Sunday, May 3, 2009

Centuries of Service: Immaculate Conception Convent, Hamburg, NY April 27 - May 2, 2009

May 3, 2009

Peace and Good,

I preached a retreat for a group of sisters this past week. They were mostly from the Franciscan Sisters of St. Joseph, but a number of other sisters from other communities also joined us. I feel a special bond with these sisters, for they are the ones who taught me in grammar school. In fact, one of the sisters whose example was a great influence on my vocation, Sister Vincentia, was there.

As I looked around the room, I realized that the years of consecrated life, if added all together, would take us back to the times of Jesus (if not before). It is humbling to share my gifts with them. Yet, it is also such a joy because they have given us so much, I truly feel that we owe them whatever we can repay in return.

The retreat was on the usual theme for this year, the letters of St. Paul. I preached on the readings for the day which worked out well since the first readings were from Acts. I notice in one of them something that I had never seen before. Remember when St. Peter heals Tabitha. I had always realized that this miracle and the one that precedes it were ways that St. Luke could show that the apostles were carrying on the ministry of Jesus (with his authority). But I never before realized how much this miracle reminds one of the healing of the daughter of Jairus. Remember what Jesus says to raise her, "Talitha qoum!". What would Peter have said to raise Tabitha. Most probably "Tabitha qoum!" Like Stephen who forgives those killing him just as Jesus did, so also Peter is doing just what Jesus did.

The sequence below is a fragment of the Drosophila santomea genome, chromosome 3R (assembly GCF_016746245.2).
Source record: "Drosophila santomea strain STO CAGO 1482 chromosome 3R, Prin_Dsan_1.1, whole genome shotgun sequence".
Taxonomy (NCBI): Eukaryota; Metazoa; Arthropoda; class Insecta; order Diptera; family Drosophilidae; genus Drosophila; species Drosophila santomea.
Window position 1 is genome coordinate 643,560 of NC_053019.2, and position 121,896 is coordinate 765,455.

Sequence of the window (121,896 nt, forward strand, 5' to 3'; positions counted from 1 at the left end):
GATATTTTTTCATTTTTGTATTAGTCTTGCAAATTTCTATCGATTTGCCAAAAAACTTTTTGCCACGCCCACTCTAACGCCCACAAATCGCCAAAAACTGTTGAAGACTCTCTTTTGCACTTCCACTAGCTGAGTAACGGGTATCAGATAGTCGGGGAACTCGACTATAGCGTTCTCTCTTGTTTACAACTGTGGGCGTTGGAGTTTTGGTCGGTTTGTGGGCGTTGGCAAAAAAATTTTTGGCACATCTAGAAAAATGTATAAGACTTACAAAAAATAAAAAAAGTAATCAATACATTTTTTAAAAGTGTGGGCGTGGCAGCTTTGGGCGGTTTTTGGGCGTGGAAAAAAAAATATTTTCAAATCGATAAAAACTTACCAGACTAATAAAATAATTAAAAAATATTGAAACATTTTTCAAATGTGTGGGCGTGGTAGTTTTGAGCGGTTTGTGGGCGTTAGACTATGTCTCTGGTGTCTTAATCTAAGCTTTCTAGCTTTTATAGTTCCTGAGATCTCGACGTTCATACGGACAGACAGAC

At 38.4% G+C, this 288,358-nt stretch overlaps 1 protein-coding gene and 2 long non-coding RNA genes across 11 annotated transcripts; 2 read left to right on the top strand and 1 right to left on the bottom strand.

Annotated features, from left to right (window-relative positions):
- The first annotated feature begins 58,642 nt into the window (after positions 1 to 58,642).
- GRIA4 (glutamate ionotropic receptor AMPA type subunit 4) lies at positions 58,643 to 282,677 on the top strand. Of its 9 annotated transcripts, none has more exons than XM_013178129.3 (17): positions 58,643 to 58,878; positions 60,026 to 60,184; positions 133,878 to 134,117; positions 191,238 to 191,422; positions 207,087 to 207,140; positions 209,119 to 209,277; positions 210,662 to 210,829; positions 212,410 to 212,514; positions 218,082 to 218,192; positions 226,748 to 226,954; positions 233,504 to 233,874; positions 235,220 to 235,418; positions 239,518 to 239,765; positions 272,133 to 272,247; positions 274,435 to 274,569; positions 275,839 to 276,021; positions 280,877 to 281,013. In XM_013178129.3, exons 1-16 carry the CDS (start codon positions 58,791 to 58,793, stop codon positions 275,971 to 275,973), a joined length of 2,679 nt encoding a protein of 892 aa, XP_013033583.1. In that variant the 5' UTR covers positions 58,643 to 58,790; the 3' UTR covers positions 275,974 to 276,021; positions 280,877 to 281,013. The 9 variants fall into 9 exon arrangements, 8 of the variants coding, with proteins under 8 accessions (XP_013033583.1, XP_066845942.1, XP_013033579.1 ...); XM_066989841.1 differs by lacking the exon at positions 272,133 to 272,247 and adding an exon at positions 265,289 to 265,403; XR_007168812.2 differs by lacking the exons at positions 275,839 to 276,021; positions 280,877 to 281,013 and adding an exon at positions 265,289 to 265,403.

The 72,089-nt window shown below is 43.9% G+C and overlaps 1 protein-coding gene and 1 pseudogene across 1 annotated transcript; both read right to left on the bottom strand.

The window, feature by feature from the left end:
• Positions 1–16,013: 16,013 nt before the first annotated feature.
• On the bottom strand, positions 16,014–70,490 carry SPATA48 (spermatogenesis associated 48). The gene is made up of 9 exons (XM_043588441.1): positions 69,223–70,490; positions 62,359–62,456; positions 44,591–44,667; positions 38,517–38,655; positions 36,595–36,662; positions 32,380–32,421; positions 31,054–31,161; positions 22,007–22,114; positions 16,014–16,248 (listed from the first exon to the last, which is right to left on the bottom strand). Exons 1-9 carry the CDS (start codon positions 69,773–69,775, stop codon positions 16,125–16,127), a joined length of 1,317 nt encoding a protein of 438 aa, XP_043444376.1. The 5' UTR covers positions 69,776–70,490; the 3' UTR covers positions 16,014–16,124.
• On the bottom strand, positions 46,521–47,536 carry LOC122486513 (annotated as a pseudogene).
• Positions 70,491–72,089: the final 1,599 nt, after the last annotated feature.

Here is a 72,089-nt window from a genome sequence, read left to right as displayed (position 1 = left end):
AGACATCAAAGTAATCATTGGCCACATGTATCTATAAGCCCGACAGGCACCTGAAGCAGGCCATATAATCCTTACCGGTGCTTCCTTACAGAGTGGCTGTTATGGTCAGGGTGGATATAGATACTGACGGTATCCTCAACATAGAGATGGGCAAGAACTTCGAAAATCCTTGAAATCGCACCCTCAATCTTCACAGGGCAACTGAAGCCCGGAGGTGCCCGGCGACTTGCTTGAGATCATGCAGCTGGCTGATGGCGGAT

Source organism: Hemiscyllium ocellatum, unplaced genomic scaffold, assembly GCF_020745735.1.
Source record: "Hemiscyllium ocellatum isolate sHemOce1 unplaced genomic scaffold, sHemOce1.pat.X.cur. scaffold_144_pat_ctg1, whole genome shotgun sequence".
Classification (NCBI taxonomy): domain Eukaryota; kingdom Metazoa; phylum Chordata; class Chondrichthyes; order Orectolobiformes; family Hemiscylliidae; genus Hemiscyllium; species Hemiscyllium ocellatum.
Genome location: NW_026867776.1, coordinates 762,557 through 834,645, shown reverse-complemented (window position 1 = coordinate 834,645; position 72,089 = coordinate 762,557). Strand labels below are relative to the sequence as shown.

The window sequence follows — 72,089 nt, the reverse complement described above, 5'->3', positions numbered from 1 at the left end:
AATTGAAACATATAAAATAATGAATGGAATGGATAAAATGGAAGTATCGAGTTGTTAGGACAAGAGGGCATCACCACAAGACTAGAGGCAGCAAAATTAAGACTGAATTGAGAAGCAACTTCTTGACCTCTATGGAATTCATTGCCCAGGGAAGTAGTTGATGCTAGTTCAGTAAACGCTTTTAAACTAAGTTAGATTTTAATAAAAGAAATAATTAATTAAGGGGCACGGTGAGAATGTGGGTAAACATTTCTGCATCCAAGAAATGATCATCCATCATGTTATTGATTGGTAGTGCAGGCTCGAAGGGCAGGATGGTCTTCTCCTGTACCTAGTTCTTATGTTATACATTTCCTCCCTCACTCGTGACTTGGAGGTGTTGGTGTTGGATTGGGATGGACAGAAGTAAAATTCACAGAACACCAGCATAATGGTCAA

I finished a couple of tapes in the car. (I'm always listening to books on tape when I travel.) The first one was Truth or Dare by Joyne Ann Krentz. I was simply a detective novel (a bit more sex in it that I prefer). Yet, they talk about the ability to sense things below the surface of things. Krentz speaks of it in terms of psychic ability, but I do believe that we have an ability to sense things. I have heard many stories of people having a sudden feeling of dread, and finding out shortly afterward that someone was ill or in an accident. Or else you think of a friend and the phone rings and your friend is on the line. How did that happen? I think love and prayer and hope and even conversion are communicated at this level (as, I suppose, is sin, for when we sin we close ourselves off to others). Whether people know things intellectually or not, at some level they can sense it. There is never a wasted prayer or act of love or sacrifice.

The other book was much darker but also better written. It was a Holy in the Universe by Mary McGarry Morris. It is about a man who commits a murder when he is very young and gets out of prison many years later. It deals with the struggles and fears of adjustment to his freedom, the crime ridden old neighborhood in which he tries to live, the expectations of others, etc. Some of the characters, like the child of a crack mother, leave your heart broken. There is one redeeming character, Dolores, who always hopes, always sees the best in others. Some of the source of her outreach is a neurotic need to be loved, but even so she uses that brokenness to heal others.

I am giving a retreat to a group of Air Force chaplains at Mundelein Seminary in Chicago this week.

God bless and Shalom,

fr. Jude


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